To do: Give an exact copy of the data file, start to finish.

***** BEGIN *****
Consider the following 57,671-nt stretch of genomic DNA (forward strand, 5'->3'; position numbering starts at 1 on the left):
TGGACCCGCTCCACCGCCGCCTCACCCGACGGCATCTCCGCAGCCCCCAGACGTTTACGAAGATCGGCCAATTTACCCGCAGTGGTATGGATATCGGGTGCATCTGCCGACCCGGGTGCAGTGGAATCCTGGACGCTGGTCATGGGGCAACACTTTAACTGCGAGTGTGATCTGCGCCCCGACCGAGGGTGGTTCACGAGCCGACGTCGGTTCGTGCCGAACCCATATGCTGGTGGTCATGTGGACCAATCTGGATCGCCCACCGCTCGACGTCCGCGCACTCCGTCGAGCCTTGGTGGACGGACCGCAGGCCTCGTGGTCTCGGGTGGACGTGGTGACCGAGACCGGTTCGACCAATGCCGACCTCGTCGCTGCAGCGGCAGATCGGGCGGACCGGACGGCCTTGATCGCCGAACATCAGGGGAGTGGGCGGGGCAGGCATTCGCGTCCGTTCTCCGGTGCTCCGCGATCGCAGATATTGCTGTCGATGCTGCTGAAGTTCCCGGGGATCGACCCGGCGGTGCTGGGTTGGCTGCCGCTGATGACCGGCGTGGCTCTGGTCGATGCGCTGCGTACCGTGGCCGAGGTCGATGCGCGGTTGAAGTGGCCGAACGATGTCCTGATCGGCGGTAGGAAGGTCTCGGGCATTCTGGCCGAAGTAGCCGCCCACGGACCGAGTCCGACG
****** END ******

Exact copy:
Consider the following 57,671-nt stretch of genomic DNA (forward strand, 5'->3'; position numbering starts at 1 on the left):
TGGACCCGCTCCACCGCCGCCTCACCCGACGGCATCTCCGCAGCCCCCAGACGTTTACGAAGATCGGCCAATTTACCCGCAGTGGTATGGATATCGGGTGCATCTGCCGACCCGGGTGCAGTGGAATCCTGGACGCTGGTCATGGGGCAACACTTTAACTGCGAGTGTGATCTGCGCCCCGACCGAGGGTGGTTCACGAGCCGACGTCGGTTCGTGCCGAACCCATATGCTGGTGGTCATGTGGACCAATCTGGATCGCCCACCGCTCGACGTCCGCGCACTCCGTCGAGCCTTGGTGGACGGACCGCAGGCCTCGTGGTCTCGGGTGGACGTGGTGACCGAGACCGGTTCGACCAATGCCGACCTCGTCGCTGCAGCGGCAGATCGGGCGGACCGGACGGCCTTGATCGCCGAACATCAGGGGAGTGGGCGGGGCAGGCATTCGCGTCCGTTCTCCGGTGCTCCGCGATCGCAGATATTGCTGTCGATGCTGCTGAAGTTCCCGGGGATCGACCCGGCGGTGCTGGGTTGGCTGCCGCTGATGACCGGCGTGGCTCTGGTCGATGCGCTGCGTACCGTGGCCGAGGTCGATGCGCGGTTGAAGTGGCCGAACGATGTCCTGATCGGCGGTAGGAAGGTCTCGGGCATTCTGGCCGAAGTAGCCGCCCACGGACCGAGTCCGACG